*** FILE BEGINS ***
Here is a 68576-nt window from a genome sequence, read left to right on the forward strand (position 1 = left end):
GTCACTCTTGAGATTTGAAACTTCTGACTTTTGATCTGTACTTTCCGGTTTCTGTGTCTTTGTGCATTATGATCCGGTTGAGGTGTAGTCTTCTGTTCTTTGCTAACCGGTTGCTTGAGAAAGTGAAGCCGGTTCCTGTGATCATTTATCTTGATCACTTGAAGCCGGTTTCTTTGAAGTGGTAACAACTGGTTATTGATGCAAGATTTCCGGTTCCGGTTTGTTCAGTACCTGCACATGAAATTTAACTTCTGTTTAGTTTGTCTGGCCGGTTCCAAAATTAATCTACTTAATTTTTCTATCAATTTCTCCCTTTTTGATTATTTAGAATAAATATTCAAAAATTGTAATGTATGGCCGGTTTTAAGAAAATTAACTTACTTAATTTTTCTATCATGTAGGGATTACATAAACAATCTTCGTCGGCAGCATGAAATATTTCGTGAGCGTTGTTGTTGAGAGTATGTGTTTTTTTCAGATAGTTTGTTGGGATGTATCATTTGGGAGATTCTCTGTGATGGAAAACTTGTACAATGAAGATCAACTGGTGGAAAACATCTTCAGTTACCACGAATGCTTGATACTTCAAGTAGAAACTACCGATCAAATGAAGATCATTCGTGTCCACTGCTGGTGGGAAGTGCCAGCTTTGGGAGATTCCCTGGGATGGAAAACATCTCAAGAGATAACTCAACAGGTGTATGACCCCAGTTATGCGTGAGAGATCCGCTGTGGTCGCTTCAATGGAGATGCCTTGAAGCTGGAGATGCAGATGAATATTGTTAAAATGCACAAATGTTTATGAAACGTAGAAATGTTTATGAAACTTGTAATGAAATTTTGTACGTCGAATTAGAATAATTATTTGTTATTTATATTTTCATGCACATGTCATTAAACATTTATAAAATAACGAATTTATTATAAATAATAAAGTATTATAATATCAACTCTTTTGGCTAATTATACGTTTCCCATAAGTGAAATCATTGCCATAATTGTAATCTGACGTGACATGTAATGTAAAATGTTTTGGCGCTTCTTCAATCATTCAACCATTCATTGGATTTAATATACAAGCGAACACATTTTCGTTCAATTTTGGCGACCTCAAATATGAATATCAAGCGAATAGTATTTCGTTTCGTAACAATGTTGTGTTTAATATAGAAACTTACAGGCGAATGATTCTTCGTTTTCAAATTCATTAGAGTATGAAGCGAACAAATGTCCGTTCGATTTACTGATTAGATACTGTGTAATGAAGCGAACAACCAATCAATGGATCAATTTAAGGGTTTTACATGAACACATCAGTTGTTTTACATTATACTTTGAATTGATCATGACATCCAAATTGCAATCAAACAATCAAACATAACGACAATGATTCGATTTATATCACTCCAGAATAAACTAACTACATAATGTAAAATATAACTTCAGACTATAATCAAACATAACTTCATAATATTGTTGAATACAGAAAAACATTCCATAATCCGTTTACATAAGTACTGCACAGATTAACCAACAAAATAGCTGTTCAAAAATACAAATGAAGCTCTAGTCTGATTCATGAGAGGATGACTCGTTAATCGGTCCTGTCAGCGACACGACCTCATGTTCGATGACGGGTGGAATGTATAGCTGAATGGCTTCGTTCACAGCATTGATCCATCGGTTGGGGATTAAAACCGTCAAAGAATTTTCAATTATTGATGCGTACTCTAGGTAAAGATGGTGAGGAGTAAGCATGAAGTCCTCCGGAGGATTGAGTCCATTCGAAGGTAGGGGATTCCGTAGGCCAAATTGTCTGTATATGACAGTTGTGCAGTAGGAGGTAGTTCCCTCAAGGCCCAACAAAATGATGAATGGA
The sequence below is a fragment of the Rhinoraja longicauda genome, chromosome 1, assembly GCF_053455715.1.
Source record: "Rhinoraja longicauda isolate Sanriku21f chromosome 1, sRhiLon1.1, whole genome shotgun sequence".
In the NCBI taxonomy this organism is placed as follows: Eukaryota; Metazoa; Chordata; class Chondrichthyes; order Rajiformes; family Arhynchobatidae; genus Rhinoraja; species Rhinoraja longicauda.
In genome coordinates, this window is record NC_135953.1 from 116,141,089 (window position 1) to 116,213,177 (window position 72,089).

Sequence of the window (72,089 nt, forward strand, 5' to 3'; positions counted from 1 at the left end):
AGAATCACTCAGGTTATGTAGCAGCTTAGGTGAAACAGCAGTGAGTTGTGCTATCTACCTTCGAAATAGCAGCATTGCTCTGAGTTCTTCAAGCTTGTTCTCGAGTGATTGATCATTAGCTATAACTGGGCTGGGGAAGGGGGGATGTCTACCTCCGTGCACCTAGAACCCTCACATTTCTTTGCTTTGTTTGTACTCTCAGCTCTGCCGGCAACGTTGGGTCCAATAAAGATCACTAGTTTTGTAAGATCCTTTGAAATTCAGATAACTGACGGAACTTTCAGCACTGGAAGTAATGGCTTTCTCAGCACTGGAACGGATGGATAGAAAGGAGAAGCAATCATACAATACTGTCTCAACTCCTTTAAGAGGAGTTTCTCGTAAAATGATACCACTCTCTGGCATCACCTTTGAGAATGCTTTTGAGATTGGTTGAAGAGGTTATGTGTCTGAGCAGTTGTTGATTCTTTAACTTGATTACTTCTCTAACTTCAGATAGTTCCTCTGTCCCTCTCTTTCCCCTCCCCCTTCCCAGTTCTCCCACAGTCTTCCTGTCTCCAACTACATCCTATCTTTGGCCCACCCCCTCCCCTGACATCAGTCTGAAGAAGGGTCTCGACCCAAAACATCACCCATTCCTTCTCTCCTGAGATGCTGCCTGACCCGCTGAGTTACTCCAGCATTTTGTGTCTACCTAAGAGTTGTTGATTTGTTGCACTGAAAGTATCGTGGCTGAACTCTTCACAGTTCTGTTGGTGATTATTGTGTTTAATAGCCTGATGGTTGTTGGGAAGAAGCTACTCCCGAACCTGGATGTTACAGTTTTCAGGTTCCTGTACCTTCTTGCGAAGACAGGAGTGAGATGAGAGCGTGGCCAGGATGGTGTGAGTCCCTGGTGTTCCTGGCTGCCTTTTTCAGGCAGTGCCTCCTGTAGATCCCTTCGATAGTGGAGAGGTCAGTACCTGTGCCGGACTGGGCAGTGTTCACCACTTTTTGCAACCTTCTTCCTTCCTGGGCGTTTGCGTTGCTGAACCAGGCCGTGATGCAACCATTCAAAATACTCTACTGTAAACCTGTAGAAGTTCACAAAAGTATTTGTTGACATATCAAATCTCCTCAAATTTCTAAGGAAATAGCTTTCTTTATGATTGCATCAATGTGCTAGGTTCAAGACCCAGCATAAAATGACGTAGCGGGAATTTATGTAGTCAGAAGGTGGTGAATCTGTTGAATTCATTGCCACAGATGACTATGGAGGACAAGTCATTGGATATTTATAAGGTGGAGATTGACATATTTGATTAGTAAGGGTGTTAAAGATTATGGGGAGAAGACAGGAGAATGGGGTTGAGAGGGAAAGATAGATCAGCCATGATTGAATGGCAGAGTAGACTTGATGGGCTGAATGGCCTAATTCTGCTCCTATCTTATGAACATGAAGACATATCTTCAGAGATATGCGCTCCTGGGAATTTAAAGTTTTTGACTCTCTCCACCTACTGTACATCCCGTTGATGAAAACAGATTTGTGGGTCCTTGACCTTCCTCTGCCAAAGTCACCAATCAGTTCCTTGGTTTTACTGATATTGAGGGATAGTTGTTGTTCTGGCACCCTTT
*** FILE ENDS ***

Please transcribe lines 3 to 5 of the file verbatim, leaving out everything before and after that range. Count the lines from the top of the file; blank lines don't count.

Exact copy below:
The sequence below is a fragment of the Rhinoraja longicauda genome, chromosome 1, assembly GCF_053455715.1.
Source record: "Rhinoraja longicauda isolate Sanriku21f chromosome 1, sRhiLon1.1, whole genome shotgun sequence".
In the NCBI taxonomy this organism is placed as follows: Eukaryota; Metazoa; Chordata; class Chondrichthyes; order Rajiformes; family Arhynchobatidae; genus Rhinoraja; species Rhinoraja longicauda.